R.N. Misra, J.
1. This is an application for a writ, of certioran at the instance of the landlords and is directed against the affirming appellate order of the Additional District Magistrate (Judicial) (opposite party No. 11) upholding the rejection of the petition for eviction of the opposite parties 1 to 9 series.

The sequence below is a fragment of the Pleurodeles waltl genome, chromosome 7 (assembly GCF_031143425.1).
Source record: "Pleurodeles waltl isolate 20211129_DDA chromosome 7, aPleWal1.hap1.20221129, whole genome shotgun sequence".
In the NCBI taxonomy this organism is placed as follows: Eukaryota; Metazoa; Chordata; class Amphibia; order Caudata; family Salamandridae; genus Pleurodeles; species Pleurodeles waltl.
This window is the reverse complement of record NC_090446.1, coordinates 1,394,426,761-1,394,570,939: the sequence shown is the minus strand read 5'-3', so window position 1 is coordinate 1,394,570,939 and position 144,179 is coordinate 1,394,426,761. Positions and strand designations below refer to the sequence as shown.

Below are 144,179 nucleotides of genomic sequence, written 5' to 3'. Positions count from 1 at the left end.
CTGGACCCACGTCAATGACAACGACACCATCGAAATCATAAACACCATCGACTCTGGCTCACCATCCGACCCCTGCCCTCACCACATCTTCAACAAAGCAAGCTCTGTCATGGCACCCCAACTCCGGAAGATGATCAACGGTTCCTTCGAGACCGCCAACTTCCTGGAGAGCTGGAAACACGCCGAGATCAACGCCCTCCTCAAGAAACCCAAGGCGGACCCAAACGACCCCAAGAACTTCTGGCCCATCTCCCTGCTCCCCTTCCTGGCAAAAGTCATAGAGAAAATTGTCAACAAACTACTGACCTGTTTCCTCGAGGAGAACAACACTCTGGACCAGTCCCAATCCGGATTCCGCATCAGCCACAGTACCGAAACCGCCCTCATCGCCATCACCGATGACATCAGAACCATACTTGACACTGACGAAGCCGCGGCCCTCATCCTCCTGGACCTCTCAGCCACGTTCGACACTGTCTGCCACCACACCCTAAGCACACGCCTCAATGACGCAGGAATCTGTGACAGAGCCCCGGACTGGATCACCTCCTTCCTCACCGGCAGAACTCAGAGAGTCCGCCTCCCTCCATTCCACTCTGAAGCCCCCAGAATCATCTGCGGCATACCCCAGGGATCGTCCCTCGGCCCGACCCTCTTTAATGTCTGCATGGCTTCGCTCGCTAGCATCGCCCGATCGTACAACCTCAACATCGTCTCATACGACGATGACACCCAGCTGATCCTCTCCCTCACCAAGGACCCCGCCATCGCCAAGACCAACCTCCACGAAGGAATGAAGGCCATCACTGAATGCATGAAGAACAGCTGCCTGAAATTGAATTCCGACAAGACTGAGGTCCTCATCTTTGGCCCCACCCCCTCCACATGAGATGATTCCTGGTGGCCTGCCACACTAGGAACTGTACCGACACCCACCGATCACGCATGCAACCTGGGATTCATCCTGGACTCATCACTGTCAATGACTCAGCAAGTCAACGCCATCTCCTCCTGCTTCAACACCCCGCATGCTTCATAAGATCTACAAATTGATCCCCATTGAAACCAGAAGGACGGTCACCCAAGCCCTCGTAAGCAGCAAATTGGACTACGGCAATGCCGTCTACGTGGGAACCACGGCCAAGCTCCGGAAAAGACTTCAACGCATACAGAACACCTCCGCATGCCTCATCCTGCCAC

2. The disputed house is situated in the town of Berhampur and once upon a time constituted the joint asset of atrading family of Nimakhandi, Title Suit No. 23 of 1943 in the Court of the Subordinate Judge at Berhampur was filed for partition of the joint family assets. On 13-5-1958, a partial final decree was passed in which inter alia the disputed house fell to the share of the petitioners. In Execution Petition No. 16 of 1961, the decree-holders asked for possession of the properties including the house and their application was resisted by opposite parties 1 to 5 and some others. As possession of the house had not been obtained when the execution petition was dismissed on part satisfaction, a fresh execution proceeding being E. P. No- 74 of 1965 was started for obtaining delivery of possession of the premises. Opposite parties 1 to 5 along with another filed objertion. but they took the stand that they had been admitted as monthly tenants by late Damodar Sahu who had been appointed receiver in the suit. The objection was overruled and symbolical possession was taken on 12-7-1970. The tenants, however, did not pay any rent but opposite parties 1, 2 and 3 filed interpleader suits being Title Suits Nos. 67, 68 and 69 of 1970. During the pendency of the suits, petitioners along with the late Kasinath Sahu applied to the House Rent Controller for eviction of opposite parties 1 to 5 on the allegation that petitioners and opposite paries 6 to 9 were entitled to possession of the house on the basis of being owners thereof and the tenants were wilful defaulters, they had damaged the house and had sublet parts thereof without the consent of the landlords and the premises were necessary for personal occupation both for business as also residential purpose of the owners. Opposite parties 4 and 5 did not enter contest and were set ex parte. Opposite parties 1 to 3 while admitting their status as tenants under the petitioners disputed the allegations of damage, subletting and bona fide requirement of the owners to be in possession. They also disputed the allegation that they were wilful defaulters in the matter of payment of rent and maintained that they had been repairing the house and paying the municipal taxes therefor. As to who would be the owner of the property, was uncertain and. therefore, they had filed interpleader suits. In that view of the matter, they cannot be held to be defaulters.